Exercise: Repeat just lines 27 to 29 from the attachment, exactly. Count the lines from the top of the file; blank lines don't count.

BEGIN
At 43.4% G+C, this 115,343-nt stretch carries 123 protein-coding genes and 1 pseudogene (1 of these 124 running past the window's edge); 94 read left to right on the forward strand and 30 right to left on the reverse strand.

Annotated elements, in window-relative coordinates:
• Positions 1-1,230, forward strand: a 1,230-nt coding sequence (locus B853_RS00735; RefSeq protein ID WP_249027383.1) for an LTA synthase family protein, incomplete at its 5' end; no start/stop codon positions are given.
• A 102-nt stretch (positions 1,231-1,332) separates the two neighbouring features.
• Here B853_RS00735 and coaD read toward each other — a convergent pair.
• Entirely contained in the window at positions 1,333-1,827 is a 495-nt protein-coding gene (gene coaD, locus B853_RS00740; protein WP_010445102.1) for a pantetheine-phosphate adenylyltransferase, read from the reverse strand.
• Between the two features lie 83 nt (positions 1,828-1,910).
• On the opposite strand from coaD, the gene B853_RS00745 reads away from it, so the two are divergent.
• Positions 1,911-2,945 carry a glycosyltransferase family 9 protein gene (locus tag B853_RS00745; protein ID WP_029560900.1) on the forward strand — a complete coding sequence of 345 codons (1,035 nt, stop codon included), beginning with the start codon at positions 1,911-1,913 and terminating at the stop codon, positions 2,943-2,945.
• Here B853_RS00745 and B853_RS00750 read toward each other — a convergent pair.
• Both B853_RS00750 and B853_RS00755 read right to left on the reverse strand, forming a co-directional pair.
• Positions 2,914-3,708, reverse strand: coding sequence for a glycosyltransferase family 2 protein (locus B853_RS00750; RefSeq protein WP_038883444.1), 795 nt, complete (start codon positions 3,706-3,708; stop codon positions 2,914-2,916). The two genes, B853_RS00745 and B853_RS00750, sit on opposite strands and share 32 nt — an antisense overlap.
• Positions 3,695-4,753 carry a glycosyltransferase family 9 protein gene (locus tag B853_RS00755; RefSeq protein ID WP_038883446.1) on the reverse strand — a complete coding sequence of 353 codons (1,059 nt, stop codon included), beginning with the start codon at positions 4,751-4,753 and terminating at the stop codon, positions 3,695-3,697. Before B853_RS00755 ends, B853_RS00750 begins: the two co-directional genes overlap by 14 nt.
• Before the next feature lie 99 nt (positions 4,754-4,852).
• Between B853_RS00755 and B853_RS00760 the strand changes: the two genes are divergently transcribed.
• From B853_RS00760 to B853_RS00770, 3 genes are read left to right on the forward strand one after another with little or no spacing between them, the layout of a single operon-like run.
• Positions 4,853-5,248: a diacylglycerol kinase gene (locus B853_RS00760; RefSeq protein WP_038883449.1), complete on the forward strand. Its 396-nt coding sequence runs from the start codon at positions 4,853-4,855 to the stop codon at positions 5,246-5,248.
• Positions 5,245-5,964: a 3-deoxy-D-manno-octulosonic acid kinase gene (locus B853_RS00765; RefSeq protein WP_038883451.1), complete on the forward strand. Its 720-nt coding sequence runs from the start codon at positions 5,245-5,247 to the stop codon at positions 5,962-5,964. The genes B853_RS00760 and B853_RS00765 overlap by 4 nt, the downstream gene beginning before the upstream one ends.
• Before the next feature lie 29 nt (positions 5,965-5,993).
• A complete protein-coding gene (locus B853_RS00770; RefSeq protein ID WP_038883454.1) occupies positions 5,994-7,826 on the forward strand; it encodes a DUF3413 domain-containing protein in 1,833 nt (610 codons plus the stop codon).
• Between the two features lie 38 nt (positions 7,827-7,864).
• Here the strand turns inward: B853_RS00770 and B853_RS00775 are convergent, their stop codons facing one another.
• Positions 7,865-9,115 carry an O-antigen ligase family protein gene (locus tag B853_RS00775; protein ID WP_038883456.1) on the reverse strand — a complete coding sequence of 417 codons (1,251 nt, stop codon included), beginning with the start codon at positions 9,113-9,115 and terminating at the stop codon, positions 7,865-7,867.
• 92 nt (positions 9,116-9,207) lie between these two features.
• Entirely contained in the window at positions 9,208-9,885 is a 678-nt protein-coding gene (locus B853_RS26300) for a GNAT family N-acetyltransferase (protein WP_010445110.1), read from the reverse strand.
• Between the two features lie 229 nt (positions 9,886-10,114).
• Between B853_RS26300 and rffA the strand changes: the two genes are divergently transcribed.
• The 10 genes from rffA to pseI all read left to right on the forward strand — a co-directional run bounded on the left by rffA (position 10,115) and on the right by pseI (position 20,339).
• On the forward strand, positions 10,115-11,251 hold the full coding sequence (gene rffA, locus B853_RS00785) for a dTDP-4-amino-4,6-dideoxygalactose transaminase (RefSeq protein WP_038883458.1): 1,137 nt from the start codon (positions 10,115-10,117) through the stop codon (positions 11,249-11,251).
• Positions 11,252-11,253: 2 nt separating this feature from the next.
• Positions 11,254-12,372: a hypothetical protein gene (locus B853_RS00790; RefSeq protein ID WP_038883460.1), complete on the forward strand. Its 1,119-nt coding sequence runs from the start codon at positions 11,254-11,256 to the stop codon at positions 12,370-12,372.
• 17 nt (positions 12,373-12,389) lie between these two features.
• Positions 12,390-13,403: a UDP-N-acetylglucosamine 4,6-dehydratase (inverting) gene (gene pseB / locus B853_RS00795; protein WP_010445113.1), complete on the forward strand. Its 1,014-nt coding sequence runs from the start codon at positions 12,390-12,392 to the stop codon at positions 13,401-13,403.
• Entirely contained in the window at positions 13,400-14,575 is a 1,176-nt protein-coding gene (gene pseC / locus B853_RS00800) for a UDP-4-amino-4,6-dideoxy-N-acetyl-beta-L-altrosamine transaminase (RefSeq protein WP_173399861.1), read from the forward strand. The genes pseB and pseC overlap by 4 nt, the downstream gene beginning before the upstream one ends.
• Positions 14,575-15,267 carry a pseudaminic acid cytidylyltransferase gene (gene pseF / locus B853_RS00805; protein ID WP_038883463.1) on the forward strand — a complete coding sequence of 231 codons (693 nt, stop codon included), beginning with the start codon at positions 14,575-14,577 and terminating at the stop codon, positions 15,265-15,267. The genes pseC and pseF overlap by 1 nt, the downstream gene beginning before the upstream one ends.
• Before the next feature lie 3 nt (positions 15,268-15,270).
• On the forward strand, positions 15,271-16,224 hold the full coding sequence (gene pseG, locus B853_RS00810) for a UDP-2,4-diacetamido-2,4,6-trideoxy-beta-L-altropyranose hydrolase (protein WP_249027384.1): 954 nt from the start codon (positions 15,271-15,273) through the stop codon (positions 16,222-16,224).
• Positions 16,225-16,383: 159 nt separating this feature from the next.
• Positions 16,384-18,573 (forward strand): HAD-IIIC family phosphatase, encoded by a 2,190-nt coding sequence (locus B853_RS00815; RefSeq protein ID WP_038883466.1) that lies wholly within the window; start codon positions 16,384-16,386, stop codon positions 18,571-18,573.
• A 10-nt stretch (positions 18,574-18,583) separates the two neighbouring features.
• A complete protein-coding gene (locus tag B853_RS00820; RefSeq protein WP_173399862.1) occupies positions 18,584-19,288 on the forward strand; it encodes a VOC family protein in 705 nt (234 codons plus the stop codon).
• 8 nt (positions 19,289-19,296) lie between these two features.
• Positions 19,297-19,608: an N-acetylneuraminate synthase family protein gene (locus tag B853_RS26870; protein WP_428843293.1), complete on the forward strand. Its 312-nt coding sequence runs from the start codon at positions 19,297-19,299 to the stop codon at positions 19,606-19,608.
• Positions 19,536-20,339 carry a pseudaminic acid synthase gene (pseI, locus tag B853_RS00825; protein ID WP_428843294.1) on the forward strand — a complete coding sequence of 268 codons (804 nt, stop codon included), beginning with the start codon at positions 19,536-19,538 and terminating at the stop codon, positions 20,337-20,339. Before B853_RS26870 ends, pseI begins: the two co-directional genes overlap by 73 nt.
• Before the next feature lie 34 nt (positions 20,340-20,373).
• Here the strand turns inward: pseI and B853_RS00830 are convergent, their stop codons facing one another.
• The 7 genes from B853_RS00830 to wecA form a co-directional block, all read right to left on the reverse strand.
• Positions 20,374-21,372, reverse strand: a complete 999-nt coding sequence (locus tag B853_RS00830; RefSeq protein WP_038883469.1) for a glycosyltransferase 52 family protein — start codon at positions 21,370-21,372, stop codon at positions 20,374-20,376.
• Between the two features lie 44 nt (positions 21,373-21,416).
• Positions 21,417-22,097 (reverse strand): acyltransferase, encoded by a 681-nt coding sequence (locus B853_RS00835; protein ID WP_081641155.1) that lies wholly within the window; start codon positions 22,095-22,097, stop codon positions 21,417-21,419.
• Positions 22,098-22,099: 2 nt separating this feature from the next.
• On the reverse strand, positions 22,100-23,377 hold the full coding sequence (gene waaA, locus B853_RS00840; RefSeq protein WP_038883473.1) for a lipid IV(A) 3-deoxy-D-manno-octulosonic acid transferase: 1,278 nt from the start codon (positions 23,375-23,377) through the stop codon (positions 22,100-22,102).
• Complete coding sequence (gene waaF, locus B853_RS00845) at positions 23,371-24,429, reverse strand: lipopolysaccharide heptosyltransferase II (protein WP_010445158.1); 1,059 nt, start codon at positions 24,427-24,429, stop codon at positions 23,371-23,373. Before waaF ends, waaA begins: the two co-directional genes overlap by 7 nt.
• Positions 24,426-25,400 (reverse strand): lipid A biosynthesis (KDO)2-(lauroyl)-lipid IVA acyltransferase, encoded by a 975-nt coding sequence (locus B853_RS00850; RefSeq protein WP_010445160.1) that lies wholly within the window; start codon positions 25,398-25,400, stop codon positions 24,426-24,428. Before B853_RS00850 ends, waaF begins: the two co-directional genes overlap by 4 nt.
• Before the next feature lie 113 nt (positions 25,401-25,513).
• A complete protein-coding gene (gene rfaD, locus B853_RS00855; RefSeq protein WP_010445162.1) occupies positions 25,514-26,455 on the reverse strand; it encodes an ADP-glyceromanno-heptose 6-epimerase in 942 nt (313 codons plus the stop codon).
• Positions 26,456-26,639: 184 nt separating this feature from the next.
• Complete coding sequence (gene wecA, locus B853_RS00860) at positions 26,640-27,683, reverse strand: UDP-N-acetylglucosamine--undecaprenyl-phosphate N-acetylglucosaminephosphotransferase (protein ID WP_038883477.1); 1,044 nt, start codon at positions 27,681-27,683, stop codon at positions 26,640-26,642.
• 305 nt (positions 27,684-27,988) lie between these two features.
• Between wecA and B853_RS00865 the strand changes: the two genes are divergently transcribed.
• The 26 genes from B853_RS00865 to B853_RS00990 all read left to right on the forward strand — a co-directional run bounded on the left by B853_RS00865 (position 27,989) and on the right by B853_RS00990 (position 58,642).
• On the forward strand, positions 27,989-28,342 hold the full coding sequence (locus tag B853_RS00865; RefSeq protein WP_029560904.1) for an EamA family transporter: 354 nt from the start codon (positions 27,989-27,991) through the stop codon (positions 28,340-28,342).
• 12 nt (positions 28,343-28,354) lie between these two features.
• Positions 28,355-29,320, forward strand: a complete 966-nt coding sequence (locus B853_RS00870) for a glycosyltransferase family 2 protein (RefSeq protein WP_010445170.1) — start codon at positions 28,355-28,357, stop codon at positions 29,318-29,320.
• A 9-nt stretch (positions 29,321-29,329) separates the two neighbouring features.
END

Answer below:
• Between B853_RS26300 and rffA the strand changes: the two genes are divergently transcribed.
• The 10 genes from rffA to pseI all read left to right on the forward strand — a co-directional run bounded on the left by rffA (position 10,115) and on the right by pseI (position 20,339).
• On the forward strand, positions 10,115-11,251 hold the full coding sequence (gene rffA, locus B853_RS00785) for a dTDP-4-amino-4,6-dideoxygalactose transaminase (RefSeq protein WP_038883458.1): 1,137 nt from the start codon (positions 10,115-10,117) through the stop codon (positions 11,249-11,251).